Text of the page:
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Setback for Defense in Chrystul Kizer Human Trafficking Case

Dec. 9, 2019 7:35p

(WGTD)---A Kenosha judge has ruled that a state law that affords blanket protection from prosecution for victims of human trafficking is ambiguous and could lead to—quote—“absurd results.”

Judge David Wilk made his ruling Monday in the case of Chrystul Kizer, who shot and killed a man that was involved in the trafficking of girls.

The ruling sets up a possible pre-trial appeal by the defense, and an angry reaction from people who are trying to protect the victims of human trafficking.

But Wilk said the relatively new law—which hasn’t been tested—creates potential inequities. As an example, Wilk said that a victim of repeated sexual assault who kills the perpetrator could only reasonably claim second degree intentional homicide, while the victim of human trafficking could justify such a killing by claiming nothing more serious than financial coercion. "Such an interpretation is neither reasonable or proportional and requires an impermissibly broad statutory interpretation," he said.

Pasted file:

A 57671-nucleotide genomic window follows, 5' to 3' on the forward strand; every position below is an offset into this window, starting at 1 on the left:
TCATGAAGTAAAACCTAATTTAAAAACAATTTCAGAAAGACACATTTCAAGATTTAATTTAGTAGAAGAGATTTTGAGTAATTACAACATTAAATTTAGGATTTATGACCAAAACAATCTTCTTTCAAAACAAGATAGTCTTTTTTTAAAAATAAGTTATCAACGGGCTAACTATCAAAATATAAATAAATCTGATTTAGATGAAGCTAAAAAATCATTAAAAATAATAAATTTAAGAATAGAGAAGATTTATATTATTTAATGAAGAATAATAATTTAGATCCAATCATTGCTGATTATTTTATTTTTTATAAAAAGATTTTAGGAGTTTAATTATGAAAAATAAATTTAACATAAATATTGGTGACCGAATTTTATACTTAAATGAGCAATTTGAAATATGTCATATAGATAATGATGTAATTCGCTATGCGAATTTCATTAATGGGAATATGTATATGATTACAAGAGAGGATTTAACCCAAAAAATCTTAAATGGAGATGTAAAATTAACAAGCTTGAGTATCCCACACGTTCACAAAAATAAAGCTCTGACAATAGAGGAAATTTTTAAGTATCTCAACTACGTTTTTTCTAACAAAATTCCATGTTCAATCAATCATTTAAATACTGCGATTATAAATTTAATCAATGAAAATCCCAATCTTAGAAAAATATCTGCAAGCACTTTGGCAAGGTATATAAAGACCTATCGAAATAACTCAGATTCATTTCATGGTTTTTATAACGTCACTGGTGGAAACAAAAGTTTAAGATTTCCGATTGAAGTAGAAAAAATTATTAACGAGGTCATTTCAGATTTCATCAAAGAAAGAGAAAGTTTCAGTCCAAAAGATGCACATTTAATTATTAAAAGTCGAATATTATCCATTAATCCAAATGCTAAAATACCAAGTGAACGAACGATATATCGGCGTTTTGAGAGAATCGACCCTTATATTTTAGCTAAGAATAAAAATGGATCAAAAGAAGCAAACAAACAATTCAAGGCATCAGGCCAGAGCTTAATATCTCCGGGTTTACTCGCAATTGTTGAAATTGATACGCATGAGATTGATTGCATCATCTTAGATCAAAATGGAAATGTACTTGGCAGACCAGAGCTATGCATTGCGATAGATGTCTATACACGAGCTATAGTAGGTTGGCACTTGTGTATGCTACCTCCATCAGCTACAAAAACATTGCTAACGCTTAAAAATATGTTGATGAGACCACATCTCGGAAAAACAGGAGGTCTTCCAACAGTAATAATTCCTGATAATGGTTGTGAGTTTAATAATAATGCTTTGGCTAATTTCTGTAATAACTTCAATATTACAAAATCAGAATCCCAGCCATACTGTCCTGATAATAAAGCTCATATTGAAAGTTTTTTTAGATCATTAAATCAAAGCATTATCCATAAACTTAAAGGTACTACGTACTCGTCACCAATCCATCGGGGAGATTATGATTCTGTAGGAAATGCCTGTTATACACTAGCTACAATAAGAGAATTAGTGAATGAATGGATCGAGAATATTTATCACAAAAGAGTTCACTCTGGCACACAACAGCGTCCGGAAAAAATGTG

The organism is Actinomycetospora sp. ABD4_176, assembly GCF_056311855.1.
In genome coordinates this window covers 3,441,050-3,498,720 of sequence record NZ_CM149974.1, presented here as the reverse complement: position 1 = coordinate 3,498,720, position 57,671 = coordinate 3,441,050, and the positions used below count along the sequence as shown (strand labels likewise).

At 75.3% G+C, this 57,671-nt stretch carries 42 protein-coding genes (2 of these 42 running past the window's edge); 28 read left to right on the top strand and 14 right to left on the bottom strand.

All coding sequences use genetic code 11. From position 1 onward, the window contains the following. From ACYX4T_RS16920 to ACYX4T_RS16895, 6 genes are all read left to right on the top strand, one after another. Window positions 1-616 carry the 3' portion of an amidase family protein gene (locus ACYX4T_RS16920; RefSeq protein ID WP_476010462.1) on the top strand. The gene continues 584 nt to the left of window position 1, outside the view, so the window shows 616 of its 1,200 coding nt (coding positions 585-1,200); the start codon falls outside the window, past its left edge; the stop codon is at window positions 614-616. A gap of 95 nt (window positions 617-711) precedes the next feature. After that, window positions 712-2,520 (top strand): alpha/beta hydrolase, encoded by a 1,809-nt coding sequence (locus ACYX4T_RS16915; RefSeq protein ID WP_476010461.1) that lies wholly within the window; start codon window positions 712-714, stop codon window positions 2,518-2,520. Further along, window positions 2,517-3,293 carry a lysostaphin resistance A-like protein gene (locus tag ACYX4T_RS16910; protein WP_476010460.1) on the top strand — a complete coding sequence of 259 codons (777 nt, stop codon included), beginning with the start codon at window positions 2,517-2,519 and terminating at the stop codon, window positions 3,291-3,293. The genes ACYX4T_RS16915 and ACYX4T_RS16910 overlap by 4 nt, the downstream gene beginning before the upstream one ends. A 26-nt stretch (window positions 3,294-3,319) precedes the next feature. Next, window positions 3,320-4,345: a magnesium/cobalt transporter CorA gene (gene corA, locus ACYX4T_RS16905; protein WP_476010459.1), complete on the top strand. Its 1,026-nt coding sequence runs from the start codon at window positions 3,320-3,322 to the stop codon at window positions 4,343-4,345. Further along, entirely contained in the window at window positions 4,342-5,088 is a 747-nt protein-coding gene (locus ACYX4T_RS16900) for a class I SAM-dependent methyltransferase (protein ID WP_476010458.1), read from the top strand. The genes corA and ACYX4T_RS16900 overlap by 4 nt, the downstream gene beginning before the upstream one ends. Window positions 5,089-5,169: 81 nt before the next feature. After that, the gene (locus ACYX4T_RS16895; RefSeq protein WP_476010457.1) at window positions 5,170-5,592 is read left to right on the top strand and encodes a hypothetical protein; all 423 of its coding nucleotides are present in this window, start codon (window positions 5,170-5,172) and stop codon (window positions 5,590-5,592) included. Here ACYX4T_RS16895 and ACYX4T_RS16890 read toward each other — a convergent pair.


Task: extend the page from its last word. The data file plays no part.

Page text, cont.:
The Kizer case has drawn national attention. The courtroom was packed Monday, primarily with Kizer supporters, who weren’t immediately sure of what the eight-minute ruling delivered orally from the bench actually meant.

According to a brief filed by the defense, the man who was killed, Randall Volar, had described himself as an “escort trainer,” and had solicited Kizer for commercial sex acts when she was 16. To help support its case, the defense cites videos of Volar with young girls.  

In making his ruling, Wilk said he would welcome any "interlocutory"--or pre-trial--appeals.